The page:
If you bought last year’s NASCAR Heat 4, you should probably think long and hard before you lay down the cash for NASCAR Heat 5.
It’s hard to tell the two apart, really. From the main menu to the in-game visuals, very little has changed. On the surface, NASCAR Heat 5 is just NASCAR Heat 4 with updated teams, cars and drivers.
There are some genuinely new features, though. There’s the new testing mode, for example, allowing you to tweak your car’s setup and then quickly head out for a lap or two to see if it works for you. If you’re a hardcore player and you want to make sure your car is set up perfectly for each track, you might get a kick out of it. A large proportion of players, however, will find it pointless, and simply use the setup slider instead.
“On the surface, NASCAR Heat 5 is just NASCAR Heat 4 with updated teams, cars and drivers”
And then there’s the other big new feature in NASCAR Heat 5: the ability to jump straight into any series, including the NASCAR Cup series, instead of making your way up from the bottom. It’s a little thing, but it’s welcome. Especially for those who have played previous NASCAR Heat games and don’t want to play through the Xtreme Dirt Series yet again. It’s not very helpful if you want to create your own team, however; you’ll miss the seasons worth of groundwork enabling you to be competitive at such a high level.
“As good as it is, there’s still room for improvement”
Other new features are less noteworthy; some new camera options, for example, and DNFs. Along with improved driver AI and improved statistics provided throughout your career, NASCAR Heat 5 is perhaps the best NASCAR game yet. Though we’re talking by such a small amount – you get the feeling that any improvements it has over its predecessor could have been delivered as a patch or DLC. And, as good as it is, there’s still room for improvement; it’s still not quite as engrossing at it could be.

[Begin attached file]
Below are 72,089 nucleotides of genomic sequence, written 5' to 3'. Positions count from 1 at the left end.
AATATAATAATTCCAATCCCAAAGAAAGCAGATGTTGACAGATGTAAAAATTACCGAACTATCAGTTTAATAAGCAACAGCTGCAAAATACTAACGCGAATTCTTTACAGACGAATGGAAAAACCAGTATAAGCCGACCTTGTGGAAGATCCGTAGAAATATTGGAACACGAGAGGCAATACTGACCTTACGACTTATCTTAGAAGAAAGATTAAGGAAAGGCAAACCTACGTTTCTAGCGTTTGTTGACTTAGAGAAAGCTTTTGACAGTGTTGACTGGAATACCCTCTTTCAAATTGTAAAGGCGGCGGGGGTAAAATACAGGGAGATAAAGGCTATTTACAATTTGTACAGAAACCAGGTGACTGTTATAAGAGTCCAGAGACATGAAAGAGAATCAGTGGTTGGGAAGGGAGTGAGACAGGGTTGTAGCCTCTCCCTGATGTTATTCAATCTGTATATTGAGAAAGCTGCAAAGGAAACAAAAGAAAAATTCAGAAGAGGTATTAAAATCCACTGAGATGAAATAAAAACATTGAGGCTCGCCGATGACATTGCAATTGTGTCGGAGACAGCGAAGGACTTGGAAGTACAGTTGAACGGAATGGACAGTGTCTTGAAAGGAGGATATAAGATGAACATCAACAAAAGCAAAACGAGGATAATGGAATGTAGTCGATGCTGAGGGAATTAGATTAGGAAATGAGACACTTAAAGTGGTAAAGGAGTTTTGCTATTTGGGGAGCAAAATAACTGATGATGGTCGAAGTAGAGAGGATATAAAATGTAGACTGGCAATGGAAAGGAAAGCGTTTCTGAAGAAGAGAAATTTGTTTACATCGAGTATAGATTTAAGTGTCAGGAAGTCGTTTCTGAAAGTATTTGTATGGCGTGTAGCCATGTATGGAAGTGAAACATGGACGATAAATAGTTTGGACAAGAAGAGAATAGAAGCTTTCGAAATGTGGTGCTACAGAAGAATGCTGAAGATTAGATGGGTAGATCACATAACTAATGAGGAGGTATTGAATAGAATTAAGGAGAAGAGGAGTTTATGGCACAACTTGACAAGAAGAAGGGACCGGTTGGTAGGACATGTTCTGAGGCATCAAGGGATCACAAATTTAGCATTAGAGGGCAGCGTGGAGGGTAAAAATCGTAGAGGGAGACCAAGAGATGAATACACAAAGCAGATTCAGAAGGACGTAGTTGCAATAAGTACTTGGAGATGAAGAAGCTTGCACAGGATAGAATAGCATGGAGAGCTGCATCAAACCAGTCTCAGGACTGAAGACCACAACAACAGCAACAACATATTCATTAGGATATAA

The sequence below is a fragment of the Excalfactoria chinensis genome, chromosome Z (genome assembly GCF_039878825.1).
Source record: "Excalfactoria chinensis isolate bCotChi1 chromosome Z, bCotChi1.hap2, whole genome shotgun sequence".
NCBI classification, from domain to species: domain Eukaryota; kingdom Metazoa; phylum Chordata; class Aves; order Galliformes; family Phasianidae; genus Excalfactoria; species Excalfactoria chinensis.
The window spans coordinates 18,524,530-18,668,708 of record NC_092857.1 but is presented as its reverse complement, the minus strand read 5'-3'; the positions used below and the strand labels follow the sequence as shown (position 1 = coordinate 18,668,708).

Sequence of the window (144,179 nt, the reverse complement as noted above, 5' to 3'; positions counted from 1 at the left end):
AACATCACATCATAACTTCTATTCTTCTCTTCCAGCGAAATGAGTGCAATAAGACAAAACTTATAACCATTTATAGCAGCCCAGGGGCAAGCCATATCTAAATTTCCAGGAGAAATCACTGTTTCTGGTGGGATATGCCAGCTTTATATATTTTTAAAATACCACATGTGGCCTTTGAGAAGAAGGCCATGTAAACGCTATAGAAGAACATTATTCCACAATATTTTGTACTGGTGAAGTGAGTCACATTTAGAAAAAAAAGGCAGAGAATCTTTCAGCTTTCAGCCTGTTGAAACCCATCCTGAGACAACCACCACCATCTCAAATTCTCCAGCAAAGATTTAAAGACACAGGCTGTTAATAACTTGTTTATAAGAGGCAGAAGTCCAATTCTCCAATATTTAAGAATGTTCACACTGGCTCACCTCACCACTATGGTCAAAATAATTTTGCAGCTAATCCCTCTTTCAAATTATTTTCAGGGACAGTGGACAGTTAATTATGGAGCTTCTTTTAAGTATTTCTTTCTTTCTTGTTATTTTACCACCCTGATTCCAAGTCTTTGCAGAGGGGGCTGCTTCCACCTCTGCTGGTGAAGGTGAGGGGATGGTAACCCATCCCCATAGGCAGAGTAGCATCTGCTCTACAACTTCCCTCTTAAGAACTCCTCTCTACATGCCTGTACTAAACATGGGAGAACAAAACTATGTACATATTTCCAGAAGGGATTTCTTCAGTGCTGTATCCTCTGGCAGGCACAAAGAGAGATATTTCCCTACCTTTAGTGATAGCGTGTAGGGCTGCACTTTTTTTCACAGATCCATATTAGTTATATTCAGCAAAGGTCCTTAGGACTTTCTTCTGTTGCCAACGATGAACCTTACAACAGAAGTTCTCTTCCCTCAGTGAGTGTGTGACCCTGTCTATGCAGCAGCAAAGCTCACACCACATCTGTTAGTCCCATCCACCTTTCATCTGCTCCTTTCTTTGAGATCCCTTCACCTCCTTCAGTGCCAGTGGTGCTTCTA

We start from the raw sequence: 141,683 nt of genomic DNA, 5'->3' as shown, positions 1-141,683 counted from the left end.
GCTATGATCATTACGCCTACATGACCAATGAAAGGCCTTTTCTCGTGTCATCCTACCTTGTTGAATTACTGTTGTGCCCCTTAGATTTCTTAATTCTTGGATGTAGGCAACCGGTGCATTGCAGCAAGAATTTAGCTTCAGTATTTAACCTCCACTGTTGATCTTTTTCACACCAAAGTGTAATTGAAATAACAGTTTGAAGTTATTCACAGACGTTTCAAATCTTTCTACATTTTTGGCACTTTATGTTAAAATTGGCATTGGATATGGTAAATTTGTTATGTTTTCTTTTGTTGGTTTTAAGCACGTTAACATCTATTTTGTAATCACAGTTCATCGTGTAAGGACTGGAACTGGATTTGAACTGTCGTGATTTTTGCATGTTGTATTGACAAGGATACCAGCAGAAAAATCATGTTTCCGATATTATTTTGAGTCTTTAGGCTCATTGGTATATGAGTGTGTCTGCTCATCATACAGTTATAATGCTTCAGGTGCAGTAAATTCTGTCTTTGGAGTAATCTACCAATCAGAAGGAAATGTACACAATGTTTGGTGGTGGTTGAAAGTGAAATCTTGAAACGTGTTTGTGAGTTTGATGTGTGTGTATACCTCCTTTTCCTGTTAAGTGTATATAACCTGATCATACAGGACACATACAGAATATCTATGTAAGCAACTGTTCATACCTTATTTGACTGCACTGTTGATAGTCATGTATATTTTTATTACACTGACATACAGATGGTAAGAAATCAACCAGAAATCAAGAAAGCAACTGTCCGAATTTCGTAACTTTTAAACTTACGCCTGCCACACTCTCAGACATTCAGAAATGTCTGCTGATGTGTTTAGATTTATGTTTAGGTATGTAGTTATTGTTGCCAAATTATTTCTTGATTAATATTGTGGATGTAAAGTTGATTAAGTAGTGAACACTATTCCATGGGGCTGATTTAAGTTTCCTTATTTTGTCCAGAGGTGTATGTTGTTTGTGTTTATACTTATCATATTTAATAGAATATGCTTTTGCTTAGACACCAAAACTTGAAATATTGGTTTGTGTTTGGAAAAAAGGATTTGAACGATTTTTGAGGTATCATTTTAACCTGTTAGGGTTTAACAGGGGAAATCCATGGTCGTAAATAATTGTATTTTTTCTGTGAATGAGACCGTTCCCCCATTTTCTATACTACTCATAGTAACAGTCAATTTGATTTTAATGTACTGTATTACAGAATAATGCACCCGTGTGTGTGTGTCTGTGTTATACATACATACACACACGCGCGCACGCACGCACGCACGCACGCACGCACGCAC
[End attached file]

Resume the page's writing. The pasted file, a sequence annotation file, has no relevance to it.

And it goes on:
Sure, it’s enjoyable creating your own team or racing for your real-life favourite, and features such as the rival system give it a little more depth. But it’s about time the career mode of the NASCAR Heat series was overhauled. It’s beginning to feel a bit old-hat now. And then there are its online offerings, which definitely need to be expanded. Presentation, too, is also an area that’s extremely lacking. NASCAR Heat 5‘s menus are simply bland as can be. In fact, I’d go so far as to say that they’re ugly.
“The on-track action is tense and exciting”
Still, the on-track action is tense and exciting. And, as ever, the experience is highly customisable. There are countless assists, you can make races as long as you like, tweak tire wear, and even even adjust opponent AI. Whether you’re a racing pro or absolute novice, there’s a setting for you in NASCAR Heat 5. That being said, it might take you a bit of time to get the handling just right; with too many assists enabled, you might struggle to be competitive.
Basically, then, if you skipped last year’s NASCAR Heat 4 and are looking to pick up a new NASCAR game, NASCAR Heat 5 is the one to grab, no doubt. It is indeed the best NASCAR game to date. There’s such a small margin between them, however, that unless you’ve got a wad of cash burning a hole in your pocket, there’s no real reason to pick this up if you do already own NASCAR Heat 4. Hopefully there’ll be some genuine new features and improvements in next year’s inevitable NASCAR Heat 6.